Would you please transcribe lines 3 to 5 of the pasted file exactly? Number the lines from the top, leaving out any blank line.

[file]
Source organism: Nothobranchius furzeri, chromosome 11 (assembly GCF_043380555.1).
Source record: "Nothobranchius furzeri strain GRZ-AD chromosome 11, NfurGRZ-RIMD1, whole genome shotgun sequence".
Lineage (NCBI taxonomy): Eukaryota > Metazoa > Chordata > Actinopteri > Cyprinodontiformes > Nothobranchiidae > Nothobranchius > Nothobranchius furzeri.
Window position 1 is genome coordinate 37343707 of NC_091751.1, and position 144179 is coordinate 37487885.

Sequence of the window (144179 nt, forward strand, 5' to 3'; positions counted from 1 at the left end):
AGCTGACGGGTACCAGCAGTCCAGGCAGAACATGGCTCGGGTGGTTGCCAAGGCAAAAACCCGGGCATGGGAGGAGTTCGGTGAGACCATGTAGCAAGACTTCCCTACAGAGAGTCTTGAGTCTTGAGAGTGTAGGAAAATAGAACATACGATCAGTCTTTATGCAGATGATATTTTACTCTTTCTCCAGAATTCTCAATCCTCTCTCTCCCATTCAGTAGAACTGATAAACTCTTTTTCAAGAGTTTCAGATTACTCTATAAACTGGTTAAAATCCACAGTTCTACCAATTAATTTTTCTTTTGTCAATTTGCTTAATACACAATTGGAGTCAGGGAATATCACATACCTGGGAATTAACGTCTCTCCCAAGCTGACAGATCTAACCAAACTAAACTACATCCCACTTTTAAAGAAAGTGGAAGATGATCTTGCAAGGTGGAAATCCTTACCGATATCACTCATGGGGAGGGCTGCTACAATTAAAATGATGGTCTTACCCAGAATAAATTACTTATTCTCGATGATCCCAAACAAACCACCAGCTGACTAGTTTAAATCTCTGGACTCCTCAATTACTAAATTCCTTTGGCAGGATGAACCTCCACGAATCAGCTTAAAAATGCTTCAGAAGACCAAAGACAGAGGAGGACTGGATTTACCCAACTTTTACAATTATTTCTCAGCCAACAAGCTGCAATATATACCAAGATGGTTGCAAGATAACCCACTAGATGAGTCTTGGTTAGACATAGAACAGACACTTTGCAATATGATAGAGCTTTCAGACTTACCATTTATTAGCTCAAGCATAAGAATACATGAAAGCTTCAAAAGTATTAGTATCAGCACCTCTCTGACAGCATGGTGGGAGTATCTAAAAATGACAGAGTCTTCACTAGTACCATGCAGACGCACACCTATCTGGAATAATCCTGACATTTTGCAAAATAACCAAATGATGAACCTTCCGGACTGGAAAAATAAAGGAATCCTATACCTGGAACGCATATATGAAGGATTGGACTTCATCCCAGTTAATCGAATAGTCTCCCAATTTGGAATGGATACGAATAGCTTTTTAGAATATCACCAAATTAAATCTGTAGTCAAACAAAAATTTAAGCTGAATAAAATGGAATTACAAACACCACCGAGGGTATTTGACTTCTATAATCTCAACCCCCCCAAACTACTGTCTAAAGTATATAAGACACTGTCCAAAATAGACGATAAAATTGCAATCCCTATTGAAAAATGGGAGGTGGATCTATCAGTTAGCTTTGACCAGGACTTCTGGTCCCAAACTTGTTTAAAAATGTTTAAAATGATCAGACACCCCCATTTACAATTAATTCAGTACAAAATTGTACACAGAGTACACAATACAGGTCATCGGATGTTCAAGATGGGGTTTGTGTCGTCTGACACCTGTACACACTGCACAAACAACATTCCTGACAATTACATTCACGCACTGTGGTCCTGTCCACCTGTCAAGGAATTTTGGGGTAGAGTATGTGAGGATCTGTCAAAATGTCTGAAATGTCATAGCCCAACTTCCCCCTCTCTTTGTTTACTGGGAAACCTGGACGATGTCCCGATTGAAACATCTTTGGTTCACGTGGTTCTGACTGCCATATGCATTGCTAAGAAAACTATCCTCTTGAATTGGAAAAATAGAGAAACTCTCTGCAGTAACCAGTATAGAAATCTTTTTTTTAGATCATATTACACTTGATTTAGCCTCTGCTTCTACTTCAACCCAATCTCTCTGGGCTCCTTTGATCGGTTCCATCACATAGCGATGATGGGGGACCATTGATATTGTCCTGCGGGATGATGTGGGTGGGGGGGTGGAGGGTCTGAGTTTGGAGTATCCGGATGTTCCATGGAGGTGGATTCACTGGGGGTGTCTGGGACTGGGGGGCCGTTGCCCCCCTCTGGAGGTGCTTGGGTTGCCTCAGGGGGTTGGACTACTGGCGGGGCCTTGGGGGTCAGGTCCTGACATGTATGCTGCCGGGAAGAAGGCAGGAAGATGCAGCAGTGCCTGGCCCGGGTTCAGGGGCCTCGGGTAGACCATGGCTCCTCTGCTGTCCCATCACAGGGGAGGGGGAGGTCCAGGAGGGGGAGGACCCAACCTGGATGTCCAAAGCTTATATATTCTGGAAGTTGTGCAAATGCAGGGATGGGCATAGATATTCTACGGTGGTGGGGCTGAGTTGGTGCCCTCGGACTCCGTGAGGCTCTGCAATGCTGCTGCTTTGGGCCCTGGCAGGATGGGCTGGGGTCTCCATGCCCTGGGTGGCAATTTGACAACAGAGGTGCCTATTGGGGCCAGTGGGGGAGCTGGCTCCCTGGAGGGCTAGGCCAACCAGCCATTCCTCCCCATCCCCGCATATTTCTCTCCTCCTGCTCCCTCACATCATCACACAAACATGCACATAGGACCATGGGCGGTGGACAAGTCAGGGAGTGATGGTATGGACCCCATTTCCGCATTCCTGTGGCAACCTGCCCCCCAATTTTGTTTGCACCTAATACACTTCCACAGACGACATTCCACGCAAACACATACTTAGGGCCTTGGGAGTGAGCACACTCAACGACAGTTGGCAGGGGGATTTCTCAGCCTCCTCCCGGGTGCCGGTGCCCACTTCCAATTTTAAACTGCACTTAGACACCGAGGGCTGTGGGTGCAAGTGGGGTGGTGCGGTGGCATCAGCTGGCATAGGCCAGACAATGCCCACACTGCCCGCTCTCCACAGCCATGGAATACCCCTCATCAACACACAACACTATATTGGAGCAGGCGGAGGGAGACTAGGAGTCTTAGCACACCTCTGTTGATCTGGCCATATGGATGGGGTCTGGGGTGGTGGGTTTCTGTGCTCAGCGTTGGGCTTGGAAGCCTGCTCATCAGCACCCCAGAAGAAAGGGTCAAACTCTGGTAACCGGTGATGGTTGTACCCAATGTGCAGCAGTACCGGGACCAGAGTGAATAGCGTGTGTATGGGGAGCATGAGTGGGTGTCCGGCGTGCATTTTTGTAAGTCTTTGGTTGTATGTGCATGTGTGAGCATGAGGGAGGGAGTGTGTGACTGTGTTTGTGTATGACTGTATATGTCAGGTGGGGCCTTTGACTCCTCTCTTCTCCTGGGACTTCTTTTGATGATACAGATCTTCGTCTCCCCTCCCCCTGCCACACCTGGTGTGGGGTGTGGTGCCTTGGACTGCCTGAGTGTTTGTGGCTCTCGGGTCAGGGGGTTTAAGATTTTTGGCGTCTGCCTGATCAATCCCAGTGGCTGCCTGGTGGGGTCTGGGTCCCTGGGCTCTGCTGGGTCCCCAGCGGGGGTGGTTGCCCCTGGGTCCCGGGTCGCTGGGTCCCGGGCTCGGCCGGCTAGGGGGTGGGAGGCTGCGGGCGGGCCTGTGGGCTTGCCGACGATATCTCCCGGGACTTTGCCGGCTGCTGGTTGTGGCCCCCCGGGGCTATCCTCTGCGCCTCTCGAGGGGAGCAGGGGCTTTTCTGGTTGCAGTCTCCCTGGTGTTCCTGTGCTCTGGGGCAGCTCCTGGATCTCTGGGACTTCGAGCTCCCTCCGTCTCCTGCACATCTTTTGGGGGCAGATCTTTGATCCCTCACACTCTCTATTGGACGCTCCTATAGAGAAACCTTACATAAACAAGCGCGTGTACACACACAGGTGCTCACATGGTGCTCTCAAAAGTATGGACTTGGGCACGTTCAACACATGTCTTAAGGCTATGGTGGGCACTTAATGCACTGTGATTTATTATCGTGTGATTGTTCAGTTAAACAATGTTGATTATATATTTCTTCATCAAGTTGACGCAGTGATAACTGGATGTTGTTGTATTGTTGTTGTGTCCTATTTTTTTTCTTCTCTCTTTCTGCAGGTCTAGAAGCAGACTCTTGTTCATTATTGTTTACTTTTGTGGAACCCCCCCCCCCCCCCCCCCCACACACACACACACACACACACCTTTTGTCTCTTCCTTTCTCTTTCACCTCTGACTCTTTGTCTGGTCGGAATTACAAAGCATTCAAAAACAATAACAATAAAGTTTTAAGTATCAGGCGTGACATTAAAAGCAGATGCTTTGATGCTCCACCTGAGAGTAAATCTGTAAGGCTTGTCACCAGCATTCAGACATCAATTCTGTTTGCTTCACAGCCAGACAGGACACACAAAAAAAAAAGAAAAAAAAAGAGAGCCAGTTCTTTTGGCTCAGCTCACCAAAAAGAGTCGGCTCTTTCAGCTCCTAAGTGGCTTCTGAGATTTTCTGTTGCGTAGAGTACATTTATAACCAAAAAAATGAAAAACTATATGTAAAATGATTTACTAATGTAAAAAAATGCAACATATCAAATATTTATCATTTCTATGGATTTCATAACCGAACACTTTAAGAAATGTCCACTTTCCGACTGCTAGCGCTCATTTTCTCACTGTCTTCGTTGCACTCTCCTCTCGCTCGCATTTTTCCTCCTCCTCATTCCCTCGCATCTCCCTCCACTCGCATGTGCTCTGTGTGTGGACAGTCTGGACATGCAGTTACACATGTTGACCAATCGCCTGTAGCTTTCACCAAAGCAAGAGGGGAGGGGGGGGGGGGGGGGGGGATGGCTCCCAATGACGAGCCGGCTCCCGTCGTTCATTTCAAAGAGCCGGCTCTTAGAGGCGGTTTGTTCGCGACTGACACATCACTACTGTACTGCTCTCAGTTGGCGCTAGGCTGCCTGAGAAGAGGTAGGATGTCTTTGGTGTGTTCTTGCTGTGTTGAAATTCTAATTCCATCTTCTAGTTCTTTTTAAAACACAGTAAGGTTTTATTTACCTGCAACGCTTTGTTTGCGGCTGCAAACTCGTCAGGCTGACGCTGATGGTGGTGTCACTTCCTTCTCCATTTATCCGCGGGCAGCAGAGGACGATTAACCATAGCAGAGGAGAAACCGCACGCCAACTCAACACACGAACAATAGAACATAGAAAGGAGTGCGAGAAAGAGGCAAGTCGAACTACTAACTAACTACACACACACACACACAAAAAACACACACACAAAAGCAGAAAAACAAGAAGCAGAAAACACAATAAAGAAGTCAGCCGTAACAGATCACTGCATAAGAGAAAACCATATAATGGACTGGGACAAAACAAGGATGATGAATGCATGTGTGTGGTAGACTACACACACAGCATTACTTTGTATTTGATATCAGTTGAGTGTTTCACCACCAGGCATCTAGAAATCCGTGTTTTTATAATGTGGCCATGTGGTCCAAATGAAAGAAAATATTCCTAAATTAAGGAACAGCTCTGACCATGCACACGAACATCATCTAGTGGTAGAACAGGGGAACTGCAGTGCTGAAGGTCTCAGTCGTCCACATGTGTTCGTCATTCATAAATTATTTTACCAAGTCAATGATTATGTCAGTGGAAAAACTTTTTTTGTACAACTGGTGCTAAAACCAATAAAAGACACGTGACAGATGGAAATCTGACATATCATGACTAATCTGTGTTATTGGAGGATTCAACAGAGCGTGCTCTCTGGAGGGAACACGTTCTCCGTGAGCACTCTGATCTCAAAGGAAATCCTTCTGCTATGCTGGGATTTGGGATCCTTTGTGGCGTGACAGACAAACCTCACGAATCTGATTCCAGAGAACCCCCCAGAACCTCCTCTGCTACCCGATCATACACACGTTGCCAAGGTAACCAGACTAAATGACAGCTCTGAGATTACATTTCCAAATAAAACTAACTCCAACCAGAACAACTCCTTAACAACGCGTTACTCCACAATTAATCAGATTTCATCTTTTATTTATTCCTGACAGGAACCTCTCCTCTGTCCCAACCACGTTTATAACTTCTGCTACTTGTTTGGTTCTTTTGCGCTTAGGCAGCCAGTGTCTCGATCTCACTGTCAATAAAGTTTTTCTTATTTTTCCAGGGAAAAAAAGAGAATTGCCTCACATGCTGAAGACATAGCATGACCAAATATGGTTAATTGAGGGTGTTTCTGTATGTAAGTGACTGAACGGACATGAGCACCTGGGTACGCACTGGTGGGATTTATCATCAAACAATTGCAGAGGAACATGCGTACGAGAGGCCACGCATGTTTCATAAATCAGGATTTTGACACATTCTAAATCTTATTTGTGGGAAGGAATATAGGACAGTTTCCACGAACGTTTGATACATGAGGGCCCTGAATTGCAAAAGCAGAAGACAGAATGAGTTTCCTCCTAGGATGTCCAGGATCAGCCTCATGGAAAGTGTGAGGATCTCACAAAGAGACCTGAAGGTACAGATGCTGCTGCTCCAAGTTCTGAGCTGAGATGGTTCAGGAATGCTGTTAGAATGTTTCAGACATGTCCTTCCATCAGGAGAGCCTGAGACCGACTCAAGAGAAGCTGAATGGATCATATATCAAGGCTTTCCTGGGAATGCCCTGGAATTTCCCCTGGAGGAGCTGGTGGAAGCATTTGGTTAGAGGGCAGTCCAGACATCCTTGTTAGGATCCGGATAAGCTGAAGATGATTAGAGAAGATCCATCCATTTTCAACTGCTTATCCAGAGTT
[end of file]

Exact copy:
Lineage (NCBI taxonomy): Eukaryota > Metazoa > Chordata > Actinopteri > Cyprinodontiformes > Nothobranchiidae > Nothobranchius > Nothobranchius furzeri.
Window position 1 is genome coordinate 37343707 of NC_091751.1, and position 144179 is coordinate 37487885.

Sequence of the window (144179 nt, forward strand, 5' to 3'; positions counted from 1 at the left end):